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June 15th, 2008
Exploring Freedom of Expression
Introduction

In order to understand what freedom of expression is (articulated in Article 19 of the United Nations “Universal Declaration of Human Rights”) students first need to be able to define expression and recognize its various forms. This lesson focuses primarily on the freedom of speech, but it also examines the right to have an opinion and express that opinion without interference from any person or government.

Article 19: Everyone has the right to freedom of opinion and expression; this right includes freedom to hold opinions without interference and to seek, receive and impart information and ideas through any media and regardless of frontiers.
“The Universal Declaration of Human Rights”, 1948

Grade Level: 9-12

Time Allotment: Two to four 45-minute class periods

Subject Matter: Freedom of expression

Learning Objectives

Students Will

Use primary sources such as news reports and video to gather information about current events and recent world history.

Analyze the information gathered from these primary resources to draw conclusions about freedom of expression and its various forms.

Encourage students to form and create their own individual ideas and concepts about freedom of expression.

Gain a broader view and understanding of freedom of expression and of Article 19 of the “Universal Declaration of Human Rights” (UNDHR) and the effect it has on the United States, themselves and the global community as a whole.

Academic Standards:

National Standards for History
http://www.sscnet.ucla.edu/nchs/standards/thinking5-12-5.html
Standards 5A, 5B, 5C, 5D, 5E, 5F

    A. Identify issues and problems in the past and analyze the interests, values, perspectives, and points of view of those involved in the situation.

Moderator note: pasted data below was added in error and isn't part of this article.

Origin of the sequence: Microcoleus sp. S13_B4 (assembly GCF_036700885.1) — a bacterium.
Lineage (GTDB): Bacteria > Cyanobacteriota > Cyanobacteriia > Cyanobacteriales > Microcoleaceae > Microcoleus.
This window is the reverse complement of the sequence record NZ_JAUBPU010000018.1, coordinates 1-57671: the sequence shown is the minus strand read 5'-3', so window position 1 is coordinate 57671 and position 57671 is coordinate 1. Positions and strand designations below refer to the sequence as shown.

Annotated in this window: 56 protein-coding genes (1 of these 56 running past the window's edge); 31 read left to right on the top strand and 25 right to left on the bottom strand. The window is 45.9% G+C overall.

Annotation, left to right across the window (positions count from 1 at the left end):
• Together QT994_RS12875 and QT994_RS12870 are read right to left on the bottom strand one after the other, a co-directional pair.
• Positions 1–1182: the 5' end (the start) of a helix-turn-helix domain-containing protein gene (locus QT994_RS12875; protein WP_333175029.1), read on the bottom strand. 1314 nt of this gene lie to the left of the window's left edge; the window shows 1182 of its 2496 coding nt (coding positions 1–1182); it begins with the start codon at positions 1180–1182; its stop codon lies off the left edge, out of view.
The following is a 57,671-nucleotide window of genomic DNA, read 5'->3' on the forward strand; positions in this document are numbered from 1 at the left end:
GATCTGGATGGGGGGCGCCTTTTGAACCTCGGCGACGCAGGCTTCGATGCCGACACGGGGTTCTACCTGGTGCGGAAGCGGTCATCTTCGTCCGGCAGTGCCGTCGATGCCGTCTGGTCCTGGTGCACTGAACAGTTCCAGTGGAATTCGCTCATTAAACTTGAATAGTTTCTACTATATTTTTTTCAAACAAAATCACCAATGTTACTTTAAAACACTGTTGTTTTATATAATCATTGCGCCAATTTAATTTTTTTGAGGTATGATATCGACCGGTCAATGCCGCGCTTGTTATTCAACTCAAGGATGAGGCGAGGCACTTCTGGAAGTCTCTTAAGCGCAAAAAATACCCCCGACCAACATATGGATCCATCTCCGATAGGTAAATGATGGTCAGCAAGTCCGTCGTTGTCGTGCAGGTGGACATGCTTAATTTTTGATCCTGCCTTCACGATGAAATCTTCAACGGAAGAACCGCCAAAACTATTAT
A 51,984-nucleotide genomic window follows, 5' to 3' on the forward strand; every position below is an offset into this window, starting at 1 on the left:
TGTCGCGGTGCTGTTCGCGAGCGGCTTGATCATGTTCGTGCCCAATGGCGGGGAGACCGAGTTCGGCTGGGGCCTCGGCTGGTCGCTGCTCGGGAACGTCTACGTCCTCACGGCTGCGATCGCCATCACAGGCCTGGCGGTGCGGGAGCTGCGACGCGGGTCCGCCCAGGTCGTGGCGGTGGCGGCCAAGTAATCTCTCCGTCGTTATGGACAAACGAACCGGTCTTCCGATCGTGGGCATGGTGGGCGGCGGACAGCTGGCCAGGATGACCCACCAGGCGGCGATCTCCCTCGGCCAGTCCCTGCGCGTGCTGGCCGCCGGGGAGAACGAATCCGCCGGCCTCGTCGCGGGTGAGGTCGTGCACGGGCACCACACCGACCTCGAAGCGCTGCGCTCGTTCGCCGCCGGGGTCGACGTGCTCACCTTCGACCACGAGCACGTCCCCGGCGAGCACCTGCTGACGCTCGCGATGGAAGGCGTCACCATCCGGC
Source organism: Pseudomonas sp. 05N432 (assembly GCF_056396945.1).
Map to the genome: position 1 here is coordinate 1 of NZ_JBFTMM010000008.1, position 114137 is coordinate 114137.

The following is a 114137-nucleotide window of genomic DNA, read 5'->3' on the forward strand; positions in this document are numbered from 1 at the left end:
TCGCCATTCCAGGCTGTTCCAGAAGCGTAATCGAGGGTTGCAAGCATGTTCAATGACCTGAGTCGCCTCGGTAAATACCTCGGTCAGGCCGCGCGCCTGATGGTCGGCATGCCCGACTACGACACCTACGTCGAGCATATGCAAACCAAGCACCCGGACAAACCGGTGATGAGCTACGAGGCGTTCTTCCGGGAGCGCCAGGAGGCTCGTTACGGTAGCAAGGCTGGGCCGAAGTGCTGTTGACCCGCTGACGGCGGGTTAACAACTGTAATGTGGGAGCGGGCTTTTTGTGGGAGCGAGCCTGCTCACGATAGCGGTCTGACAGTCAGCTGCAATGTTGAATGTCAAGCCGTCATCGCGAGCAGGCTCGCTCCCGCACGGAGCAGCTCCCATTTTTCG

B. Marshal evidence of antecedent circumstances and current factors contributing to contemporary problems and alternative courses of action.

    C. Identify relevant historical antecedents and differentiate from those that are inappropriate and irrelevant to contemporary issues.

    D. Evaluate alternative courses of action, keeping in mind the information available at the time, in terms of ethical considerations, the interests of those affected by the decision, and the long and short-term consequences of each.

    E. Formulate a position or course of action on an issue by identifying the nature of the problem, analyzing the underlying factors contributing to the problem, and choosing a plausible solution from a choice of carefully evaluated options.

    F. Evaluate the implementation of a decision by analyzing the interests it served; estimating the position, power, and priority of each player involved; assessing the ethical dimensions of the decision; and evaluating its costs and benefits from a variety of perspectives.

National Standards for Social Studies
http://www.socialstudies.org/standards/

    IX. Global Connections: Social studies programs should include experiences that provide for the study of global connections and interdependence.

    X. Civic Ideals and Practices: Social studies programs should include experiences that provide for the study of the ideals, principles, and practices of citizenship in a democratic republic.

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